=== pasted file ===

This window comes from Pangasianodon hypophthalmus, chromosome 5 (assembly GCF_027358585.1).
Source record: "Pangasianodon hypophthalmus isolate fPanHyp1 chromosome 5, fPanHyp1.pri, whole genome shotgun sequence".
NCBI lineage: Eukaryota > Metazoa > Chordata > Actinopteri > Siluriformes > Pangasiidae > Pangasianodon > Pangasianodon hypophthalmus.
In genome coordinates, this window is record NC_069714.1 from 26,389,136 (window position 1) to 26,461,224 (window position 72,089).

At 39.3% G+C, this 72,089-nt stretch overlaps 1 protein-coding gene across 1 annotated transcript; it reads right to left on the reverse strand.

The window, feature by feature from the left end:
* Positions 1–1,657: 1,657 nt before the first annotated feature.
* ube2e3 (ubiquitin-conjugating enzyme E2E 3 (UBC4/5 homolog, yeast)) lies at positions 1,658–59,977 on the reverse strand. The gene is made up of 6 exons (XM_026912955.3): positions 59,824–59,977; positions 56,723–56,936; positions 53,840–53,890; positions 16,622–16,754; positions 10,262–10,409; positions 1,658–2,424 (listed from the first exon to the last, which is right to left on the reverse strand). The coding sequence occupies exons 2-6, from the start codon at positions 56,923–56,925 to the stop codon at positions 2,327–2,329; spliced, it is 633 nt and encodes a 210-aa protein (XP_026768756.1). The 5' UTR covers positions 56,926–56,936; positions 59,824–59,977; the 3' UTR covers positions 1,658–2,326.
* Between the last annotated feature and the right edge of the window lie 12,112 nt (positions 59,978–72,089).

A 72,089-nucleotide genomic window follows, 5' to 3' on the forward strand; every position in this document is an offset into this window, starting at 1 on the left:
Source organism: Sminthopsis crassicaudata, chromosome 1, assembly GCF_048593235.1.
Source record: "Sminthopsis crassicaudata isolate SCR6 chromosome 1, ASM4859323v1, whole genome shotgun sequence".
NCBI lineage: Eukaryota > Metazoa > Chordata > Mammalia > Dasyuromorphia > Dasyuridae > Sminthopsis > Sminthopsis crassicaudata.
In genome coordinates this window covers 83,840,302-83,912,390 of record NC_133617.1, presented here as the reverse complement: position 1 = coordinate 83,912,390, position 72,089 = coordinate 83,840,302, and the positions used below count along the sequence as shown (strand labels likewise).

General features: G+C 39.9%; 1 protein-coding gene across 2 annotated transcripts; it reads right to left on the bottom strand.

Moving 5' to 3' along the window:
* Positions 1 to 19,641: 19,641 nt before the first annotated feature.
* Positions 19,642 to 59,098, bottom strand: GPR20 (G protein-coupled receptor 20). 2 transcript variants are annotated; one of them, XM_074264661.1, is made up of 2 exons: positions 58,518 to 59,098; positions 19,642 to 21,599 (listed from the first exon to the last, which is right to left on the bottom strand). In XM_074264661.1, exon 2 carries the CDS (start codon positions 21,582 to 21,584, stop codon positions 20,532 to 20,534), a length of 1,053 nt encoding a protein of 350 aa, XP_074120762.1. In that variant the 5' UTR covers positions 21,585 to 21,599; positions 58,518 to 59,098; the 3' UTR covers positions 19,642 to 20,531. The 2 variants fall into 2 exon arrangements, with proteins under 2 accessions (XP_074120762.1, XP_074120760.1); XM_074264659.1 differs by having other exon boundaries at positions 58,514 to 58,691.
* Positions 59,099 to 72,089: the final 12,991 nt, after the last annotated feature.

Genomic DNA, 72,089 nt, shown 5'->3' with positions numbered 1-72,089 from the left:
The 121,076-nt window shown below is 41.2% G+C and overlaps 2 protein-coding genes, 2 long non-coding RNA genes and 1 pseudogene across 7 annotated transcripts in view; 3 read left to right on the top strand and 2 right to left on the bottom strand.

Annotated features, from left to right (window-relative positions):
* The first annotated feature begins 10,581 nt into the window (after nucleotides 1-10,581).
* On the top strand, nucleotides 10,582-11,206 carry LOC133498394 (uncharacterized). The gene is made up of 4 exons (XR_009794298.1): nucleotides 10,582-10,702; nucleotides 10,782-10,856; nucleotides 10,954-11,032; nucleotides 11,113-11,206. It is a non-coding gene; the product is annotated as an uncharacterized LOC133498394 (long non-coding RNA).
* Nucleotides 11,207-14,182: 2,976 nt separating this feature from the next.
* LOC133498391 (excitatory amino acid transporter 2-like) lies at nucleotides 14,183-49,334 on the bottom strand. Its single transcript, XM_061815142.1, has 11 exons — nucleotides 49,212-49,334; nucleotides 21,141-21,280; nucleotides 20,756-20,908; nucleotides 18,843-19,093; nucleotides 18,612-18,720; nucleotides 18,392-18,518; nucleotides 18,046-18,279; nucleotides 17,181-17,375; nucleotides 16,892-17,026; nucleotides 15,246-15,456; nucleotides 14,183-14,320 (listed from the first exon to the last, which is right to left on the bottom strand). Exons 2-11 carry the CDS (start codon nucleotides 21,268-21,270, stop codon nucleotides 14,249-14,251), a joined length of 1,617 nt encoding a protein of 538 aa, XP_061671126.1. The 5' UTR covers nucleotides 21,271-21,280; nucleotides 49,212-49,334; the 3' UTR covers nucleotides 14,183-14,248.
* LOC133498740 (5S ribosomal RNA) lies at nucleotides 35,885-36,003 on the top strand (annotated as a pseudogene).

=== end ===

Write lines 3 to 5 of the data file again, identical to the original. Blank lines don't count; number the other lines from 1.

NCBI lineage: Eukaryota > Metazoa > Chordata > Actinopteri > Siluriformes > Pangasiidae > Pangasianodon > Pangasianodon hypophthalmus.
In genome coordinates, this window is record NC_069714.1 from 26,389,136 (window position 1) to 26,461,224 (window position 72,089).

At 39.3% G+C, this 72,089-nt stretch overlaps 1 protein-coding gene across 1 annotated transcript; it reads right to left on the reverse strand.